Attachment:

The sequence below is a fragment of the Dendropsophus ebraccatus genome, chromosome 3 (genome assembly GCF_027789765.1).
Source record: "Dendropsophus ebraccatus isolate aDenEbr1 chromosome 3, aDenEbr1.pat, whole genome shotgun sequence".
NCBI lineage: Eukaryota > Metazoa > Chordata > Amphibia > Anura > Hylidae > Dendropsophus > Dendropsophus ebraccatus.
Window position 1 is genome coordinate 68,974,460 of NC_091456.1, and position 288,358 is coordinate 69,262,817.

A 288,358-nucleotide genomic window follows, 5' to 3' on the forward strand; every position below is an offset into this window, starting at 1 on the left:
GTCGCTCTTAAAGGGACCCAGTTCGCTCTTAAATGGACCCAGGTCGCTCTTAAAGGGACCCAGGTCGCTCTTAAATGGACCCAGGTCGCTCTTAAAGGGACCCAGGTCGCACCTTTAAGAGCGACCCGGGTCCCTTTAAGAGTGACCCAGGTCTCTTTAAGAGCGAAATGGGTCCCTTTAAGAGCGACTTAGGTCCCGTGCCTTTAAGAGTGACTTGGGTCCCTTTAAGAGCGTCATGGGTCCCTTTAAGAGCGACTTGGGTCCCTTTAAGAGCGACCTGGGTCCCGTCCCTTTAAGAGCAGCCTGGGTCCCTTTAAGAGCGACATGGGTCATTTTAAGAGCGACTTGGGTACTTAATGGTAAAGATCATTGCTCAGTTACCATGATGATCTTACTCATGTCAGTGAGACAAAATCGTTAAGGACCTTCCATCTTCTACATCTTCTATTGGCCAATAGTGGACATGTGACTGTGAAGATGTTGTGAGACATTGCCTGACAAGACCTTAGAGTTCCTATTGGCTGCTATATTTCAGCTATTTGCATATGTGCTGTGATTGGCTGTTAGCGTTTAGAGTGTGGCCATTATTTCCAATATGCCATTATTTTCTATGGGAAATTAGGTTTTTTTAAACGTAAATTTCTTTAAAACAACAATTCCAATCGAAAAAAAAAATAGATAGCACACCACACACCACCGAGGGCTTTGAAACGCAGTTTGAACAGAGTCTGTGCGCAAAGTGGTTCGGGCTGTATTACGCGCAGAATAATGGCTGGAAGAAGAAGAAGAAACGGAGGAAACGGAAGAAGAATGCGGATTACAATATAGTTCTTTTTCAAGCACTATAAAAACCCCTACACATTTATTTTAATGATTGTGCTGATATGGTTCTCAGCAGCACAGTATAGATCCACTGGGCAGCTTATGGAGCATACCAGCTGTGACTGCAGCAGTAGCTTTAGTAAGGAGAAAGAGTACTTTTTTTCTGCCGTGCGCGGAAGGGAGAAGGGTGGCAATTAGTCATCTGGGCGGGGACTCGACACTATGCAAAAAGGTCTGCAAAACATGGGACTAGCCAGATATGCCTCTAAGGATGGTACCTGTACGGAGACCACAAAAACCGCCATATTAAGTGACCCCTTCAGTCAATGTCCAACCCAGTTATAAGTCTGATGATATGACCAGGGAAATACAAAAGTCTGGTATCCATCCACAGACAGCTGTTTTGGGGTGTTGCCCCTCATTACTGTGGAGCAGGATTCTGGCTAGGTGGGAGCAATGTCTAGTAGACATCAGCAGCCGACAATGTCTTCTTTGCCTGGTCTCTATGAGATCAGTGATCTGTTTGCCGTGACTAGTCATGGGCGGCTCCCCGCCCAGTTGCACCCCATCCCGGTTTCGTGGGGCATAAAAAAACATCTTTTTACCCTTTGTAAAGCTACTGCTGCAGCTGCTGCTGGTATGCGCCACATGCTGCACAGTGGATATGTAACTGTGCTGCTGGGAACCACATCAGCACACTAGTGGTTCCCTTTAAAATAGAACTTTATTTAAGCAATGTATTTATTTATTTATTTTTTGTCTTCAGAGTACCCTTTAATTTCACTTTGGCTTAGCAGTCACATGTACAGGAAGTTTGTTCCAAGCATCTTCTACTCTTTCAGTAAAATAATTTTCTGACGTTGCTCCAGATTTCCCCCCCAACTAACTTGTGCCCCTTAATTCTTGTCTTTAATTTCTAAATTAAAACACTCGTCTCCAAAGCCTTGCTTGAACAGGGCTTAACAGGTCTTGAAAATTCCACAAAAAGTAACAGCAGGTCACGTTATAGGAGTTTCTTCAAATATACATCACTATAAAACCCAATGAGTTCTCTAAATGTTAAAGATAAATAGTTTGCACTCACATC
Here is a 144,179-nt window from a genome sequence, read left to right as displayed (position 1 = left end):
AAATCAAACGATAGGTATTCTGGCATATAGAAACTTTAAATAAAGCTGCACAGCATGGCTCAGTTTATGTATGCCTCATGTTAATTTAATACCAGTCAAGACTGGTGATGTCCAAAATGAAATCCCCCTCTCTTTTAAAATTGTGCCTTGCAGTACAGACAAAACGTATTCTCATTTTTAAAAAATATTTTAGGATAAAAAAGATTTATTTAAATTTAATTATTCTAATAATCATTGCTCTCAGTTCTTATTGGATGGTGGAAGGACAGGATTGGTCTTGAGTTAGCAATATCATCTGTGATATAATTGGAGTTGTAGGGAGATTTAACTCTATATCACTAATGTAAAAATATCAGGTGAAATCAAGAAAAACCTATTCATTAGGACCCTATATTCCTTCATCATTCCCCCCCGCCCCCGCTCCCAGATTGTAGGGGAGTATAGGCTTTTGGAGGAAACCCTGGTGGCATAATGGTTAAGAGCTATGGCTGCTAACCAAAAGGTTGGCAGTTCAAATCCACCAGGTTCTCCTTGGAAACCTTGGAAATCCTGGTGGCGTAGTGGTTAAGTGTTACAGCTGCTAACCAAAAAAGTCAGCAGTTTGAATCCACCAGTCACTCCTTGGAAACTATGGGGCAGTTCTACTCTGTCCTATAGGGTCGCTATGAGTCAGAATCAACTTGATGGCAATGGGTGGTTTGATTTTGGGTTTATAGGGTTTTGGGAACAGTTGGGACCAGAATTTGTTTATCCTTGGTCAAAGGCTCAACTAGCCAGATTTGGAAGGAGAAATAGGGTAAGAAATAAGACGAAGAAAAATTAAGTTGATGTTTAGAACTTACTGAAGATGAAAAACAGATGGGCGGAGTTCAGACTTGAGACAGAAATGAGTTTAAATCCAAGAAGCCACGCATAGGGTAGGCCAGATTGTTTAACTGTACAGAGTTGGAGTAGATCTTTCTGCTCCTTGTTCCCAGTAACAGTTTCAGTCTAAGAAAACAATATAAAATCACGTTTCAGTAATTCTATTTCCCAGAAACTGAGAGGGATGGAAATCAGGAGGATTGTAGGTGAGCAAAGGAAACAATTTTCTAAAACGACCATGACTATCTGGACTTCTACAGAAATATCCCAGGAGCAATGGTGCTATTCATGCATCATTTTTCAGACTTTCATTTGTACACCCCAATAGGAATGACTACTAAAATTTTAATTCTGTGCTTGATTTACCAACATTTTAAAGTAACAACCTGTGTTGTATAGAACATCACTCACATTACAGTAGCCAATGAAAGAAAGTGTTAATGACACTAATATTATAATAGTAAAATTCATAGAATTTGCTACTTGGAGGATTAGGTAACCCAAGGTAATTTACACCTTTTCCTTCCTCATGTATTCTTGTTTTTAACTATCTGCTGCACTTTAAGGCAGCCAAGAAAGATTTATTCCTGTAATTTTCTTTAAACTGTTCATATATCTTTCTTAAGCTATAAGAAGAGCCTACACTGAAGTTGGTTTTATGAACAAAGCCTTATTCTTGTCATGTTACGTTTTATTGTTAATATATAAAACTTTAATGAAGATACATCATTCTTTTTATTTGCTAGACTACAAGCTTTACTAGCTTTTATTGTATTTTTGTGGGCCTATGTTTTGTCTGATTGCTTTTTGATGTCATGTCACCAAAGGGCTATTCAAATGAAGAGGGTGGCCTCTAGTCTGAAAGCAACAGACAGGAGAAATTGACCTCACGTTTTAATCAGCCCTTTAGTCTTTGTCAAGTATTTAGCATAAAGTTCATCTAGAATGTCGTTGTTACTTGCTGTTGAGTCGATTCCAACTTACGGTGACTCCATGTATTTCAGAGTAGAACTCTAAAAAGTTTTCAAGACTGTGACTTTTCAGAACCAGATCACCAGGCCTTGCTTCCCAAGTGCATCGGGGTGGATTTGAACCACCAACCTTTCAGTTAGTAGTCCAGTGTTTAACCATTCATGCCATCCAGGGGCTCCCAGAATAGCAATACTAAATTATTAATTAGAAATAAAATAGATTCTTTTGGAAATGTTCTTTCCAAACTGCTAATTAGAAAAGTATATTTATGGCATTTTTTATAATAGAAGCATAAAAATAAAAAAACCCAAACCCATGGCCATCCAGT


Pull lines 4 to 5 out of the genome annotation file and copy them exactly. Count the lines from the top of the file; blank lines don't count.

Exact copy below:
Window position 1 is genome coordinate 68,974,460 of NC_091456.1, and position 288,358 is coordinate 69,262,817.

A 288,358-nucleotide genomic window follows, 5' to 3' on the forward strand; every position below is an offset into this window, starting at 1 on the left: